Haiti accession on agenda today
Aristide says committed to democracy
By Patrick Denny
July 5, 2002
Ahead of today's deliberation on Haiti's accession to the Caribbean Community, President Jean-Bertrand Aristide yesterday reiterated his commitment to a multi-party democracy.
Haiti has completed all the legal steps for accession to the community and deposited its Instrument of Accession on Tuesday with the CARICOM Secretariat.
Speaking with reporters at Le Meridien Pegasus Hotel after the caucus session of the CARICOM Heads adjourned, Aristide said it was the first time that his eight million people would be part of a regional integration process in their long history.
He said that it was a critical step for the Caribbean Community, as Haiti's accession will mean an expansion of its economic base and an enlargement of its Common Market.
Haitians, Aristide said, were acutely aware that the destiny of the people of the region was so inextricably linked that Guyana's motto, one people, one nation, one destiny is pertinent to the 364,293 square kilometres that make the region.
"That is why we share the vision of all Caribbean (people) of a stable and prosperous environment which will facilitate an increase in the US$4.8 billion earned by the tourism industry, multiply 68,340 hotel beds and raise the level of exports which today stand at approximately US$5.5 billion."
He said that the need for the region to increase its efforts to achieve stability and prosperity was all the more evident as the Caribbean people must seek solutions to their common challenges of globalisation and its impact on smaller economies, degradation of the environment, poverty, unemployment, drug trafficking and corruption.
Answering questions about the political situation in Haiti, Aristide expressed optimism that the emissaries of the Organisation of American States (OAS), including St Lucia's Foreign Minister Julian Hunte, will be successful in getting the government and opposition to agree to an accord that would return the country to political normality.
Aristide also indicated that the OAS Secretary General, Cesar Gaviria, had informed the CARICOM Summit yesterday that his government had successfully implemented the organisation's Resolution 806 and that if the opposition did not agree to the accord that the international community would have to re-think its position.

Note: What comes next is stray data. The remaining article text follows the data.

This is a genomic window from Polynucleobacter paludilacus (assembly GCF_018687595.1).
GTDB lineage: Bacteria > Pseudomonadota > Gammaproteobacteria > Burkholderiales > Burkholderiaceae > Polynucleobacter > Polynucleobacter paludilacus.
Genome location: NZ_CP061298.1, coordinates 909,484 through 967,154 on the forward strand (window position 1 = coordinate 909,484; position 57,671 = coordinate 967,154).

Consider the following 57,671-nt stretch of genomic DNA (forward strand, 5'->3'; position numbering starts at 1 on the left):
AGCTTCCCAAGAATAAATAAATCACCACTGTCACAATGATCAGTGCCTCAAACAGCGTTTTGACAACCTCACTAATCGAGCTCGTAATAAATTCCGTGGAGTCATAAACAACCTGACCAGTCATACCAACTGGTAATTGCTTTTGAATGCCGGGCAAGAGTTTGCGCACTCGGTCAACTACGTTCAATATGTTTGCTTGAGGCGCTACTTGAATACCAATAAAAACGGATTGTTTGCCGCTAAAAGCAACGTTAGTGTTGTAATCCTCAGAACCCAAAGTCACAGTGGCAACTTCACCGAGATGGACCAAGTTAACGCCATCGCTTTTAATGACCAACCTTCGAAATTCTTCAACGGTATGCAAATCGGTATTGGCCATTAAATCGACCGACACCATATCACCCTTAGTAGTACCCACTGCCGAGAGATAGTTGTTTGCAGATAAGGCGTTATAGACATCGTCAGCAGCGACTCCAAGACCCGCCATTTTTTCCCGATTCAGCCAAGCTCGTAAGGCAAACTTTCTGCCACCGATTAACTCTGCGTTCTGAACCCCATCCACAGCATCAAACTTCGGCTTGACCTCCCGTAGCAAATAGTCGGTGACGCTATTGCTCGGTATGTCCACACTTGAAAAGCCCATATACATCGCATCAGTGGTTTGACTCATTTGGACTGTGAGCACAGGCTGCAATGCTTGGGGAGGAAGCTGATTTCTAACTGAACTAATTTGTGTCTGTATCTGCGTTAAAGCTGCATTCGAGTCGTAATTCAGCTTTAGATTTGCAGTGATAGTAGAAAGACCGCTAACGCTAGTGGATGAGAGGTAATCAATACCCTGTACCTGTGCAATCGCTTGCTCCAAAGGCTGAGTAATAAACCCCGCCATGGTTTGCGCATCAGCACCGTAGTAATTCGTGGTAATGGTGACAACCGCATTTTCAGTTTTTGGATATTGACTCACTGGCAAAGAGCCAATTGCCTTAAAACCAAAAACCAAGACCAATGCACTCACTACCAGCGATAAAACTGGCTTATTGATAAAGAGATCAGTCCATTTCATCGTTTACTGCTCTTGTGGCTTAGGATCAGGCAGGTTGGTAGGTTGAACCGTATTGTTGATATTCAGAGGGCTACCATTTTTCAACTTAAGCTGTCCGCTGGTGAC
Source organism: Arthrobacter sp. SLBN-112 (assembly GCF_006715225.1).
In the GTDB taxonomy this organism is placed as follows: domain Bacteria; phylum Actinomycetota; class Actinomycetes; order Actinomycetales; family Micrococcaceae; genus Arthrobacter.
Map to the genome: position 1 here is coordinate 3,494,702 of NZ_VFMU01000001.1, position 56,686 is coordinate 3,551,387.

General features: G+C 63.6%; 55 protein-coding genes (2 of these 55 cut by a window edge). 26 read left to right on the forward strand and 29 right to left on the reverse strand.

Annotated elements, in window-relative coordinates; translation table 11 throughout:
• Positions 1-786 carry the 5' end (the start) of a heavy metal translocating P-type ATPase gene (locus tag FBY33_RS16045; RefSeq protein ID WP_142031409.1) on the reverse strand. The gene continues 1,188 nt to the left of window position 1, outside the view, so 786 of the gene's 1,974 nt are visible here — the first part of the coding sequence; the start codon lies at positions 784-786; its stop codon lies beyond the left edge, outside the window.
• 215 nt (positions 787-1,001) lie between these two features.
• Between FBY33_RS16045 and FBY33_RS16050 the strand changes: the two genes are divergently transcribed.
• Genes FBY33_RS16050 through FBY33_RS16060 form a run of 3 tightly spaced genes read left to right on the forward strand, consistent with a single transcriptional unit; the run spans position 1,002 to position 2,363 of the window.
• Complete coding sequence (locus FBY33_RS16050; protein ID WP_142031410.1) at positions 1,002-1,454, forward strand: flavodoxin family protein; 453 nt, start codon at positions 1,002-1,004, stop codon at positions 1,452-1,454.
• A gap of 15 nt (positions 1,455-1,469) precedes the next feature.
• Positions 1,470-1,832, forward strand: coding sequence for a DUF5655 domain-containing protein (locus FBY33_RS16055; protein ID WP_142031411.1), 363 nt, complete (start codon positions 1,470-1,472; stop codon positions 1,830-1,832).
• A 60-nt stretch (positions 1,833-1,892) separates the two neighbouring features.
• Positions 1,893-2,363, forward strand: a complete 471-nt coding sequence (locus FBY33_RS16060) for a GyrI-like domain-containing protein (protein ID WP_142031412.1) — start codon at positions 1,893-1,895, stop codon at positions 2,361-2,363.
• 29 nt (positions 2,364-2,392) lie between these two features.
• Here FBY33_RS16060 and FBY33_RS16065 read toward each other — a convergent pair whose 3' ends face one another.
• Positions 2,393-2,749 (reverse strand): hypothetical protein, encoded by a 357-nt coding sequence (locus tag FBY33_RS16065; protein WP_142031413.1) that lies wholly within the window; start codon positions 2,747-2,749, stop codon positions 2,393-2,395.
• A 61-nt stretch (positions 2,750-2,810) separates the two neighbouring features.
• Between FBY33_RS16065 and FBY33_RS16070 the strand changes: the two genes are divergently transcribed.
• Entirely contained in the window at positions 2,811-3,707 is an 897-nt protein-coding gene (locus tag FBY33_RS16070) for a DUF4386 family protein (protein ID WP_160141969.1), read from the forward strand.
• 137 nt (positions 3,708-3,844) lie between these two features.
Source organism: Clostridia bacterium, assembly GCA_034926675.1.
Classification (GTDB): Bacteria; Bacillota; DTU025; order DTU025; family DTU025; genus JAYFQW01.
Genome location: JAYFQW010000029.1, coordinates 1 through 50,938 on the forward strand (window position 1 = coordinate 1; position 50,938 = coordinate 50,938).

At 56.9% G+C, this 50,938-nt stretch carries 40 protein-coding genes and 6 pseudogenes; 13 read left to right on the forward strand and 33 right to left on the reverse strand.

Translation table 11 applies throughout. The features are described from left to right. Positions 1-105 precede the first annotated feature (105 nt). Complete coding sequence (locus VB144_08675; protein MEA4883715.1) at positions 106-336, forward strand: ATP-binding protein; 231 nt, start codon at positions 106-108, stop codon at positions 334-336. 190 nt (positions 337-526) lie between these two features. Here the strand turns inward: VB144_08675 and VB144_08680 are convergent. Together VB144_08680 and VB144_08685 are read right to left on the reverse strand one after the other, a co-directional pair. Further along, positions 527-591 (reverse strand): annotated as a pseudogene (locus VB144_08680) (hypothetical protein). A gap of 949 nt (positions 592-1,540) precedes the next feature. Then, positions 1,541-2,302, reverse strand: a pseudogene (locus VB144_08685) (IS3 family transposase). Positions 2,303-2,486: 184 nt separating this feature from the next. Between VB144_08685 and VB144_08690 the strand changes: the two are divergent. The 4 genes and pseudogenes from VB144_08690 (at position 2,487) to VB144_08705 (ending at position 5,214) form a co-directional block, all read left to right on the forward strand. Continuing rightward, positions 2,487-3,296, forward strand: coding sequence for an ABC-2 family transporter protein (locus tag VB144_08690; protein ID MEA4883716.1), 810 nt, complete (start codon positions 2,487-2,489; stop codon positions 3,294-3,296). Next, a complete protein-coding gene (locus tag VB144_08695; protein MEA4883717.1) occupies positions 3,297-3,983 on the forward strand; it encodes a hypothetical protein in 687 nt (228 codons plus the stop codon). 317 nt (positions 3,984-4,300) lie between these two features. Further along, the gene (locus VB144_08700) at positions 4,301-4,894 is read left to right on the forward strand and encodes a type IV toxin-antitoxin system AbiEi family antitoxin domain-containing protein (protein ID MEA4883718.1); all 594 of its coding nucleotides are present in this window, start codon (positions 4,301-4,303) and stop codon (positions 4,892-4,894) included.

The Haitian Head of State also stressed that as President he has the responsibility of doing his utmost to see if all the political parties could sink their differences and work together for the development of the country. "I am ready to sit and listen to their proposals so that we can demonstrate the capacity of the Haitian people to share a common vision of one Haiti."
Asked if it would not have been better to hold fresh elections since the results of the last elections were being disputed, Aristide contended that the senators and deputies who were elected at the last elections had all decided to give up half of their term. He said that he was willing to hold elections to renew the mandate of half the seats in the House of Deputies in November, if the opposition agreed. However, if they did not, Aristide said, his government would hold parliamentary and local government elections by the end of the first half of next year to "nourish Haiti's democracy." He said that he intended to invite both CARICOM and the OAS to observe these elections.
On complaints about human rights violations, Aristide observed that the economic embargo placed on his country by some, denying his people the right to eat, to health care, to education was a violation of their human rights. He said that Haiti was paying US$5.5 million a year for funds and credits it was yet to receive.
Also, he pointed that the ability of the opposition parties to criticise was an index of how democratic Haiti is. He said that criticism benefited his government as one could learn more from criticism than flattery.
Aristide also reiterated his commitment to a free press, which he declared was essential to a vital democracy. But he said that it was important not to confuse civil rights, economic rights and political rights.
About accessing the resources of the Caribbean Development Bank, the Haitian president said that he had held exploratory talks with the president of the Caribbean Development Bank, Compton Bourne and when they next met he would have a more detailed discussion about projects for which his country needed assistance.
Aristide's encounter with the press was the second of two such conferences by individual Heads, held during the day. As a result of the caucus going beyond its scheduled time, the press conference was delayed more than an hour. The session was held up as a result of the Heads' decision to hear a presentation from the West Indies Cricket Board that was scheduled for consideration today. Other issues, which reportedly occupied the caucus were the report of the Task Force on Crime and Security and the financing of the Caribbean Court of Justice including identifying sources of funding for its start-up and for sustaining its operations over the long term.
Earlier in the day the CARICOM Heads - with the exception of Barbados' Prime Minister, Owen Arthur who has returned home because of illness - held discussions with the secretaries-general of the Association of Caribbean States, the Commonwealth, the Organisation of Caribbean States and the African, Caribbean and Pacific group countries as well as the director of the Food and Agricultural Organisation and the president of the Caribbean Development Bank. Chairman of the Conference, President Bharrat Jagdeo, described these encounters, at which a number of development issues were discussed, as very good.
At today's session, the CARICOM Heads will look at the round of negotiations before them, issues relating to the Single Market and Economy and the formulation of a long-term vision given the challenges ahead.